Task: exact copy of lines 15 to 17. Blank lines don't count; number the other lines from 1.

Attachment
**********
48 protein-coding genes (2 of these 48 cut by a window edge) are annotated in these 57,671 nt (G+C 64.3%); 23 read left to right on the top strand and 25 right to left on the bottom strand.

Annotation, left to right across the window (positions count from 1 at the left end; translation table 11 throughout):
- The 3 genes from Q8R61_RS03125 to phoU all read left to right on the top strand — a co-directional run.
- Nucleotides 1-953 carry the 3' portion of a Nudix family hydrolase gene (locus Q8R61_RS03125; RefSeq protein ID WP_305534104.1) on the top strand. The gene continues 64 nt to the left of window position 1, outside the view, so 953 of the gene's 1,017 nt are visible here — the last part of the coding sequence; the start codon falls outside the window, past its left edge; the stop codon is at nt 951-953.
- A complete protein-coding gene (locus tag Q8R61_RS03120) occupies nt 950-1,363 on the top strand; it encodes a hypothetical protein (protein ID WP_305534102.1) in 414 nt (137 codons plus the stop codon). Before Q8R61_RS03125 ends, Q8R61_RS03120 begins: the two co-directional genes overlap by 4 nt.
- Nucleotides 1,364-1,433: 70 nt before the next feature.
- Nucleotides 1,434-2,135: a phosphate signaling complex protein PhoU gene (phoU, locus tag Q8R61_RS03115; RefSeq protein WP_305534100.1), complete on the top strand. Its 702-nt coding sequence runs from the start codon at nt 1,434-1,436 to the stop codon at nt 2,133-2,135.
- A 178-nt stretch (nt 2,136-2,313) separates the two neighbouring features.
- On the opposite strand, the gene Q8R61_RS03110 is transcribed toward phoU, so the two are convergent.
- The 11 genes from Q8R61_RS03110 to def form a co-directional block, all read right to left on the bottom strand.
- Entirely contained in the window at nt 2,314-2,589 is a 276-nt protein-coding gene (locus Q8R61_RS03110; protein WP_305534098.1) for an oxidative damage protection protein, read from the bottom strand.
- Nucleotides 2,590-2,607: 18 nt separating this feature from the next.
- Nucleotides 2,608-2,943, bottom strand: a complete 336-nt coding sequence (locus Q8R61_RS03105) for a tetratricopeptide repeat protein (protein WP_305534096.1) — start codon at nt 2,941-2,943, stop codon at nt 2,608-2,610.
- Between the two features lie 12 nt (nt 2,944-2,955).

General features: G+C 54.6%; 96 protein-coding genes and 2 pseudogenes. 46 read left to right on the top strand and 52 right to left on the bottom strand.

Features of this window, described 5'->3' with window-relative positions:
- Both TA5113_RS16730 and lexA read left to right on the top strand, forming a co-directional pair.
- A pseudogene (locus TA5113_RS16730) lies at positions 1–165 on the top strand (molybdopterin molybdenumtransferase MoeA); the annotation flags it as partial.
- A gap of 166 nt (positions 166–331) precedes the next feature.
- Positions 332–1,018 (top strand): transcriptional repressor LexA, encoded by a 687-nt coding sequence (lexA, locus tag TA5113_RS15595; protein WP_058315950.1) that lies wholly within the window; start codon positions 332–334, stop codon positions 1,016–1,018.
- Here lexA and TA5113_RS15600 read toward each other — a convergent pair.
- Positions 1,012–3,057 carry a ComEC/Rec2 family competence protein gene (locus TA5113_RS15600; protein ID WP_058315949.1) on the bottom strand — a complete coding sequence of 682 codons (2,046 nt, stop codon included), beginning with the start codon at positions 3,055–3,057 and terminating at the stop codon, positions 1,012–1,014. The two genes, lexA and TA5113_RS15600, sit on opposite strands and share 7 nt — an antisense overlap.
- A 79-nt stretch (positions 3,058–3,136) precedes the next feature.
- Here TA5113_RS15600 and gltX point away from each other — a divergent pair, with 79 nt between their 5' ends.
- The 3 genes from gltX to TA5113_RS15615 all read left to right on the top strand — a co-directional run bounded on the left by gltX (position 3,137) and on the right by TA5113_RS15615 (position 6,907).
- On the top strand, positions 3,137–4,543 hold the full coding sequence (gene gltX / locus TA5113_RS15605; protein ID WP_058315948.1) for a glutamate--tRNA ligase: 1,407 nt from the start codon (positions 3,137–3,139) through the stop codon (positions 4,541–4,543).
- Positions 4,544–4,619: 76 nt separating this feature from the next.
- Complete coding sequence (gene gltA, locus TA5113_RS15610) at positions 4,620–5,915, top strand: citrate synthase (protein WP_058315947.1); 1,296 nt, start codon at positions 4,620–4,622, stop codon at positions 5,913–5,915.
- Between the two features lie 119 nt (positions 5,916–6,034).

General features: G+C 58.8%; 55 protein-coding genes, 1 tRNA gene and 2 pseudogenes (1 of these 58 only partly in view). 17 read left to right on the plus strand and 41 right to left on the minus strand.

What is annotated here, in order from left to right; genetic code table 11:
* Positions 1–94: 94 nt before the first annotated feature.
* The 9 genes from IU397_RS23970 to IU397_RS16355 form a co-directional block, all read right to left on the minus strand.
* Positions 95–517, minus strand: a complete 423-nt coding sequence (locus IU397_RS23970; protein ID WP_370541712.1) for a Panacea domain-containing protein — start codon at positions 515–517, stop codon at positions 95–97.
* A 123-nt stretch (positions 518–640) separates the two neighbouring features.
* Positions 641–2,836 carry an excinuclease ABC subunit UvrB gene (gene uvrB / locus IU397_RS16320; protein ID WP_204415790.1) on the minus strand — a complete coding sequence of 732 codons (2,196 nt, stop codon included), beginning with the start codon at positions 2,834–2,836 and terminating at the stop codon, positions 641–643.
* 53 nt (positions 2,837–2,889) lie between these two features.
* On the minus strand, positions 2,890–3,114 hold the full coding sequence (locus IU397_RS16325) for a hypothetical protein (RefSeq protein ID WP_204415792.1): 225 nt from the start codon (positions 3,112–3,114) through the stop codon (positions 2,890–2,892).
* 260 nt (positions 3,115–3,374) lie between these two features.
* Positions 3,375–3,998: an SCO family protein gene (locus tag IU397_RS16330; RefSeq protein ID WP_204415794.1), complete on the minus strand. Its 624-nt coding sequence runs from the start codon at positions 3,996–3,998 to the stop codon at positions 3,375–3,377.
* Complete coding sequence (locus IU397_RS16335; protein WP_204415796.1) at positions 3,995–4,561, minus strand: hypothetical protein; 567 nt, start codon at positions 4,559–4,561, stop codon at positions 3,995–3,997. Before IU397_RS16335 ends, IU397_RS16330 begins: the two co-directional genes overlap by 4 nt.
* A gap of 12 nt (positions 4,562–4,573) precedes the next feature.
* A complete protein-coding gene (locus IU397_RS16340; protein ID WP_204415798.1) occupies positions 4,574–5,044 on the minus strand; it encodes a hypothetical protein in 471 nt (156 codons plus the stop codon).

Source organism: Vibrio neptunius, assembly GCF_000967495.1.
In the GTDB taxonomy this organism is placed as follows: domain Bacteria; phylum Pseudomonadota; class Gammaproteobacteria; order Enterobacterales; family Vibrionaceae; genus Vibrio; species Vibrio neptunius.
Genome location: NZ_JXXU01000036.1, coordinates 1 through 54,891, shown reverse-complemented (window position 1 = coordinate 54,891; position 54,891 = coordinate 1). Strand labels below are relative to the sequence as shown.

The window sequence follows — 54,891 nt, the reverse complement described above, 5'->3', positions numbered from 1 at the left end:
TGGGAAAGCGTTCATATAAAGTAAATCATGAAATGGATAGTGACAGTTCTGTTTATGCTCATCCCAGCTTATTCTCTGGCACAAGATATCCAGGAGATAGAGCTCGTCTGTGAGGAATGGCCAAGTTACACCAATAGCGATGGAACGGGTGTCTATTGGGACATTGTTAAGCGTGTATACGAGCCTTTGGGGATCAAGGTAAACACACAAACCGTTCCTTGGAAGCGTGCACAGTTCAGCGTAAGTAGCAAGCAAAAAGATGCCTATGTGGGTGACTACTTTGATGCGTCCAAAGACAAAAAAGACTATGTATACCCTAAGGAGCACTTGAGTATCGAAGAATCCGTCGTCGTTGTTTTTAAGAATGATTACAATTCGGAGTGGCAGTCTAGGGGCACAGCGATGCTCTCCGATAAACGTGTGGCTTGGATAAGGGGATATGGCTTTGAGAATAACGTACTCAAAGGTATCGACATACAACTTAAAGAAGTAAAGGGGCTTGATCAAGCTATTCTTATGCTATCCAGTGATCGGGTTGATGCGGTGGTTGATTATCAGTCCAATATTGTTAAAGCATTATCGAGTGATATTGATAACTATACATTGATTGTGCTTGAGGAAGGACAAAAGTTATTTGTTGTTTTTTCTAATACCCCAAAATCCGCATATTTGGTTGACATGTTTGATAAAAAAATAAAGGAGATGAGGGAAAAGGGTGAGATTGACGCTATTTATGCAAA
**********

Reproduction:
General features: G+C 54.6%; 96 protein-coding genes and 2 pseudogenes. 46 read left to right on the top strand and 52 right to left on the bottom strand.

Features of this window, described 5'->3' with window-relative positions:
- Both TA5113_RS16730 and lexA read left to right on the top strand, forming a co-directional pair.